Contacts are supposed to make life easier. They're generally more convenient than glasses, but that convenience comes with a cost: The fact that it's almost too easy to make common contact lens mistakes that could be hurting your eyes. And that's kind of scary to think about. After all, how can something so small, something that you can't even feel, and something that is supposed to help you potentially cause so much damage? Well, for the most part, it comes down to proper care.
Despite having worn contacts for over a decade now, I know there are probably some mistakes that I still make. And honestly, any mistakes I do make likely come from laziness. Because sometimes it's just so much easier to take shortcuts than to actually care for your lenses the way you should. But once you know the potential harm that those shortcuts could cause, it might make you think twice. To find out some of the consequences of common contact lens mistakes, I emailed with Dr. Weslie Hamada, OD, associate director of Professional Affairs at Johnson & Johnson Vision Care, Inc. She let me in on these 10 mistakes many of us contact-wearers make whether knowingly or not, and what we should do instead to keep our eyes healthy.
1. Not Properly Cleaning Your Lenses
According to Dr. Hamada, it's extremely important to handle your lenses with care. To make sure everything stays as sanitary as possible, always wash your hands before handling your contacts. She also recommends cleaning each lens with your solution before storing them in their case with fresh solution.
2. Re-Using Solution
Just because solution left in your case looks clean, doesn't mean it is. Dr. Hamada stresses to never re-use solution, likening it to wearing a pair of dirty underwear the next day.
3. Skipping Yearly Check-Ups
Even though it can be a pain to keep up with those yearly check-ups (especially if you're not out of contacts yet), Dr. Hamada explains that these appointments are "important for preventative healthcare and vital to vision health and safety of contact lens patients." Because your health and lifestyle could always change, it's key to have an updated type of lens, fit, and prescription.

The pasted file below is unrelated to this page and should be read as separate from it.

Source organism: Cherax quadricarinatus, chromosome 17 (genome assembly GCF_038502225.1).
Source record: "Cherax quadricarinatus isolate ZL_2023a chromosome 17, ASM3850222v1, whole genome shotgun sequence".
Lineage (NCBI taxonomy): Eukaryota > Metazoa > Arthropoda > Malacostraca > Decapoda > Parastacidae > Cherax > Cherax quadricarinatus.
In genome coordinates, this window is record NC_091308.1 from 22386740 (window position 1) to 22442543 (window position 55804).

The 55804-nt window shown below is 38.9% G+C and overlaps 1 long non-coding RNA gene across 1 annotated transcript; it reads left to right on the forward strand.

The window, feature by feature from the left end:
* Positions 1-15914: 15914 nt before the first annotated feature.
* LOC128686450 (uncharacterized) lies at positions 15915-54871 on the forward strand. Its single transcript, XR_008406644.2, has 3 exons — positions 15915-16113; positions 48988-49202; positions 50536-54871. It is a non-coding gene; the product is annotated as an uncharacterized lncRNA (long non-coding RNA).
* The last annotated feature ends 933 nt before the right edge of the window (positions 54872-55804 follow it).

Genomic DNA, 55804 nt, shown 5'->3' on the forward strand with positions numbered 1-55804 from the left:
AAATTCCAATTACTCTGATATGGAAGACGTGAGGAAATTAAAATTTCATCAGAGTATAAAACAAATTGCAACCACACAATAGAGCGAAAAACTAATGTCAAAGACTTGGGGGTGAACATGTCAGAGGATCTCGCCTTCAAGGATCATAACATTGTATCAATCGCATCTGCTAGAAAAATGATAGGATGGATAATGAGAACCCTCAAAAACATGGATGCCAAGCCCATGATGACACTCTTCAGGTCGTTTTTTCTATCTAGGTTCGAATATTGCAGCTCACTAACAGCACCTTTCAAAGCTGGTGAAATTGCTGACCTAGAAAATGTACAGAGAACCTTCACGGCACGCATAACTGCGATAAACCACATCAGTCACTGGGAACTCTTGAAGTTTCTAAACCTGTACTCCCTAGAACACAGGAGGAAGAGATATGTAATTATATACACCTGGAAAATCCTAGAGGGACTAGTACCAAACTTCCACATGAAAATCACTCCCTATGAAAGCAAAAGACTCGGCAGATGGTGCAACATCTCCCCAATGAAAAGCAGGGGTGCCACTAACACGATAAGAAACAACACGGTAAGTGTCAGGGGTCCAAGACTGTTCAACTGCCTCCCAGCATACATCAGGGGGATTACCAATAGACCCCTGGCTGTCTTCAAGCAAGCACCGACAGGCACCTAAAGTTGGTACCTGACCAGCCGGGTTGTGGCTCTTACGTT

4. Not Replacing Lenses On Time
Tacking an extra few days on a pair of bi-weekly lenses doesn't seem like that big of a deal. But according to Dr. Hamada, "Patients who don't wear their contact lenses as guided by their doctor run an increased possibility of complications and are at a higher risk of eye irritation or eye infections." Simply put, don't risk your eye health to prolong the use of a pair of contacts. It's not worth it.
5. Sleeping In Your Contacts
Just like you shouldn't wear your contacts for more days than their prescribed length, you also shouldn't wear them for more hours in a day than recommended. And you especially shouldn't sleep in them (unless you have the type that are specifically meant to be worn while you sleep). Because even if you snooze in your contacts for just one night, it "increases the risk of complications that can permanently impact your vision," says Dr. Hamada.
6. Wearing Contacts While Sick
I had to learn this the hard way, but one of the times you should never wear your contacts is while you're sick. As Dr. Hamada explains, because your immune system is depressed while battling an illness, you run a higher risk of contracting an eye infection. So even if you just have a slight cold, switch to glasses until you feel 100 again.
7. Swimming With Your Contacts
Although it can be difficult to consign yourself to blurry vision at the pool or beach, Dr. Hamada stresses to not wear your contacts in any type of water condition. She explains that there is a lot of bacteria in water, whether you're swimming, in a hot tub, or just hopping in the shower. And because your contacts can trap bacteria against your eyes, wearing them makes you more prone to getting an eye infection if you're exposed to bacteria in the water.
8. Tightlining & Using Fiber Mascara
Although they can complete an eye-look, contact-wearers should be wary of applying eyeliner on the waterline or using mascaras with lash-extending fibers. This is because the liner could easily rub off, the fibers could easily fall off, and if either gets on your lenses, it could cause irritation and even affect your vision, explains Dr. Hamada.
9. Dealing With Contacts After Makeup
While it may seem arbitrary, the order in which you address your contacts and makeup could actually affect the health of your eyes. To prevent makeup residue entering the eyes and causing irritation, Dr. Hamada says to always put your contacts in before applying makeup, and always remove your contacts before removing your makeup.
10. Re-Wetting Lenses With Substances Other Than Contact Solution
In a pinch, you may have tried to re-wet your contacts with something other than solution whether it be tap water or even your saliva. However, Dr. Hamada explains that this is a big mistake as both carry tons of bacteria that could cause a severe infection. So you don't find yourself in a bind, try to always carry contact-friendly eye drops or a travel-sized contact lens solution with you.
All of the things that could happen to your eyes due to mistakes you might make with your contacts are pretty scary. But knowing how to care for your lenses and when to remove them will help you continue to see clearly.